Possible Sign of life On Venus Stirs Up Heated Debate - Science And Nature

Sep 14, 2020

Possible Sign of life On Venus Stirs Up Heated Debate

“Something weird is happening” in the clouds of the planet next door—but some experts are raising doubts about the quality of the data.

SOMETHING DEADLY MIGHT be wafting through the clouds shrouding Venus—a smelly, flammable gas called phosphine that annihilates life-forms reliant on oxygen for survival. Ironically, though, the scientists who today announced sightings of this noxious gas in the Venusian atmosphere say it could be tantalizing—if controversial—evidence of life on the planet next door.
As far as we know, on rocky planets such as Venus and Earth, phosphine can only be made by life—whether human or microbe. Used as a chemical weapon during World War I, phosphine is still manufactured as an agricultural fumigant, is used in the semiconductor industry, and is a nasty byproduct of meth labs. But phosphine is also made naturally by some species of anaerobic bacteria—organisms that live in the oxygen-starved environments of landfills, marshlands, and even animal guts.
Earlier this year, researchers surmised that finding the chemical on other terrestrial planets could indicate the presence of alien metabolisms, and they suggested aiming the sharpest telescopes of the future at faraway exoplanets to probe their atmospheres for signs of the gas.
Now, we may have found signs of phosphine on the planet next door, astronomers report in the journal Nature Astronomy.
“I immediately freaked out, of course. I presumed it was a mistake, but I very much wanted it to not be a mistake,” says study co-author Clara Sousa-Silva, a postdoctoral researcher at the Massachusetts Institute of Technology (MIT) who initially identified phosphine as a potential biosignature.molecule before it can accumulate to the observed amounts. But it’s too early to conclude that life exists beyond Earth’s shores. Scientists caution that the detection itself needs to be verified, as the phosphine fingerprint described in the study could be a false signal introduced by the telescopes or by data processing.
“It’s tremendously exciting, and we have a sort of obligatory response of first questioning whether the result is real,” says David Grinspoon of the Planetary Science Institute. “When somebody comes up with an extraordinary observation that hasn’t been made before, you wonder if they could have done something wrong.”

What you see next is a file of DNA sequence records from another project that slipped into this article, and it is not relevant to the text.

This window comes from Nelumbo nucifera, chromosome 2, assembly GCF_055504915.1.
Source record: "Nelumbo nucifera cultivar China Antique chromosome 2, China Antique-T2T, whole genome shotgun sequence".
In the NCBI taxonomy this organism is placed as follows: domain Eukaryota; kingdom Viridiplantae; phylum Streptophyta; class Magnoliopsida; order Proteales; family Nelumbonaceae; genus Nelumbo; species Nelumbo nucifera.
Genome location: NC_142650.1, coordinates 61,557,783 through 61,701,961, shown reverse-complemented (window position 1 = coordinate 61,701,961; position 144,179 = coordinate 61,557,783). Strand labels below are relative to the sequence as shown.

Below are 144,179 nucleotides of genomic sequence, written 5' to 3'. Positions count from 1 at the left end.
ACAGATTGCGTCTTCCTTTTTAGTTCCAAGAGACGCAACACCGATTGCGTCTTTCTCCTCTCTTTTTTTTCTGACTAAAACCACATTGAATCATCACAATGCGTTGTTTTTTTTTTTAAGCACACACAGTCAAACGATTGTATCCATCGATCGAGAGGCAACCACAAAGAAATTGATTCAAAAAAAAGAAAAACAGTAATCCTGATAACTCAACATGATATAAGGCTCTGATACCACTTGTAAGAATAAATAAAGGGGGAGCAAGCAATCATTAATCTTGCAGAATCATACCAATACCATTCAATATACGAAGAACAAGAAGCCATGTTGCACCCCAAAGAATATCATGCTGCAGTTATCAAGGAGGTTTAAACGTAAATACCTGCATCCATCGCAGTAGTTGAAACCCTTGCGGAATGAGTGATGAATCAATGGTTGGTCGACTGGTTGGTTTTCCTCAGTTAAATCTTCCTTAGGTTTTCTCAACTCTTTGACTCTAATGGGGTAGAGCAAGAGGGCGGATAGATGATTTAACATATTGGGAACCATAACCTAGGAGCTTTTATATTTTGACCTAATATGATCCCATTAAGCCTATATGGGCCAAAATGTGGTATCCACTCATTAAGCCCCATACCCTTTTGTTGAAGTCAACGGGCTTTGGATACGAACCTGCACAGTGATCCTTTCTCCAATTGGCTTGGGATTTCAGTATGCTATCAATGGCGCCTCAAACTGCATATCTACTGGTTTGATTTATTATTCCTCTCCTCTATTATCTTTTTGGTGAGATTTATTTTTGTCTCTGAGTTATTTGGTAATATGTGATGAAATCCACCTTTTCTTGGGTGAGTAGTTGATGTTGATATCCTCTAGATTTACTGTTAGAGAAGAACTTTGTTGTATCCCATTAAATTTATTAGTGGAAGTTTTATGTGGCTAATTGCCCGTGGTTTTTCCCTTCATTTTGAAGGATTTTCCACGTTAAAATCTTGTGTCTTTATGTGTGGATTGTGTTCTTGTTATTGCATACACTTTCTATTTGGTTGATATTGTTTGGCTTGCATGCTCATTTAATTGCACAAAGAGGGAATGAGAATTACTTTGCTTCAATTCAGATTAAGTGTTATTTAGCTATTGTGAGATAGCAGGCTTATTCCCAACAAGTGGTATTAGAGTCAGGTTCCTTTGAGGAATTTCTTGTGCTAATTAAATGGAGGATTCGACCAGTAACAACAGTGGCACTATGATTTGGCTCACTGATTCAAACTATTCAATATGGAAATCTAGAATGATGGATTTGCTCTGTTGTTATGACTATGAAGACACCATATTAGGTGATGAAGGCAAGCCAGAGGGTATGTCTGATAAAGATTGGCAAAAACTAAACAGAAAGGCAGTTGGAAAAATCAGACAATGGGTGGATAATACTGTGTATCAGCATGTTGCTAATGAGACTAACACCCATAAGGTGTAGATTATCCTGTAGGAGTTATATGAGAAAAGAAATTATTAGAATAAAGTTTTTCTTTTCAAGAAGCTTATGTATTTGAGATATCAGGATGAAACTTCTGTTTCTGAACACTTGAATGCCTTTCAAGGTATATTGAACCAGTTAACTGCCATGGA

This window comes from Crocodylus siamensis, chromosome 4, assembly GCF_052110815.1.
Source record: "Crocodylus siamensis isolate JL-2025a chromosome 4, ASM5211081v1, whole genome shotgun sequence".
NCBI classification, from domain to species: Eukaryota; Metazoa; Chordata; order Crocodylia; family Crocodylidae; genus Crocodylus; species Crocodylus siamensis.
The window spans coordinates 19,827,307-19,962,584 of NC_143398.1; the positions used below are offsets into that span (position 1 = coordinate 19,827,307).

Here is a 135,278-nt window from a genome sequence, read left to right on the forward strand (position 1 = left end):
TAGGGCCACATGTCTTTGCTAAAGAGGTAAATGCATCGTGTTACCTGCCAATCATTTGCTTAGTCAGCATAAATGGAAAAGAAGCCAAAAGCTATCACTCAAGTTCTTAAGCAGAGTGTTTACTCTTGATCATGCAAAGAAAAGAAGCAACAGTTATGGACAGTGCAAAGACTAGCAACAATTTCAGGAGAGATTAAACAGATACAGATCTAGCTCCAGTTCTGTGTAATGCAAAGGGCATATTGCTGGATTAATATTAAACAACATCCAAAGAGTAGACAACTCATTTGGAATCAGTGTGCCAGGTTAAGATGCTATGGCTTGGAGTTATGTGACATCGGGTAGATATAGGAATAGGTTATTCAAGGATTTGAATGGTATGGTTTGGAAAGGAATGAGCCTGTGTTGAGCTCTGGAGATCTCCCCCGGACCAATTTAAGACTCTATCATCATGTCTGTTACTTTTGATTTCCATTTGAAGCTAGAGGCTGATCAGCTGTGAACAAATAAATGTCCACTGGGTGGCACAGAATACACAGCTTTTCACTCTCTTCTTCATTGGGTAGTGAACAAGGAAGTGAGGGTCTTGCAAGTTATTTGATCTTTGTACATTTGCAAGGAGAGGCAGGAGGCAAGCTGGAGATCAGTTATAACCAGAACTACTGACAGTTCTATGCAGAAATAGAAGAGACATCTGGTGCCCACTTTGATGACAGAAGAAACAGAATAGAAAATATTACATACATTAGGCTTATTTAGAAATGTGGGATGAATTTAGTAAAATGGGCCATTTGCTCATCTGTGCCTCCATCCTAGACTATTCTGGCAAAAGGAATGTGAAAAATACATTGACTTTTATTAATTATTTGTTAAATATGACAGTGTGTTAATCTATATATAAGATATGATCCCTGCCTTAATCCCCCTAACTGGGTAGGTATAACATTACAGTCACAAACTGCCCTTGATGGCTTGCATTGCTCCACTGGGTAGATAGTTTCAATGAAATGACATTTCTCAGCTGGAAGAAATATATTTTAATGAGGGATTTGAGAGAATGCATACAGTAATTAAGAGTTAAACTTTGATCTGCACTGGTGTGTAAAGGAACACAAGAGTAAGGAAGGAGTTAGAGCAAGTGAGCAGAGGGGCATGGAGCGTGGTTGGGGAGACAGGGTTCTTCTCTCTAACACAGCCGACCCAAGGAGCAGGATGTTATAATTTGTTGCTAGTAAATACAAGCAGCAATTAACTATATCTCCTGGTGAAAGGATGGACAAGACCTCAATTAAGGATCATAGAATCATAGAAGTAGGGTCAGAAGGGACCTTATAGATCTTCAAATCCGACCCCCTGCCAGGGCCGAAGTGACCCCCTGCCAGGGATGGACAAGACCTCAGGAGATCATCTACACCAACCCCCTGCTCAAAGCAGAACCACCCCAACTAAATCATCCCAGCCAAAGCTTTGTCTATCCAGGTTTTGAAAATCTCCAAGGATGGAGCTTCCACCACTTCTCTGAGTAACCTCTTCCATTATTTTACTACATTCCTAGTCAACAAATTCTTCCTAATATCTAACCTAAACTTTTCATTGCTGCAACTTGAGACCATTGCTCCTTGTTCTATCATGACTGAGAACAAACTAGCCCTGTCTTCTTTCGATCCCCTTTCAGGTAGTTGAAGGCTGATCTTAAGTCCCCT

But if phosphine really is floating through the Venusian cloud deck, its presence suggests one of two intriguing possibilities: that alien life-forms are deftly linking together phosphorus and hydrogen atoms, or that some completely unanticipated chemistry is crafting phosphine in the absence of life.

Life on a “blasted hellhole”

Venus, the second world from the sun, has long been considered Earth’s twin. It’s about the same size as our home planet, with similar gravity and composition. For centuries, hopeful humans thought its surface might be covered in oceans, lush vegetation, and verdant ecosystems, providing a second oasis for life in the solar system
Then reality intruded.
Early science observations of the planet next door revealed that it is a menace of a world that could kill Earthlings in multiple ways. Its surface can reach a sweltering 900 degrees Fahrenheit. Tucked beneath as many as 65 miles of cloud and haze, those roasted rocks are smothered by a bone-crushing amount of pressure, more than 90 times what’s felt on Earth’s surface. Plus, the planet’s atmosphere is primarily suffocating carbon dioxide populated by sulfuric acid clouds.
Even so, scientists have considered the possibility that life might exist in the Venusian cloud deck for nearly 60 years, perhaps thriving where conditions are a bit friendlier.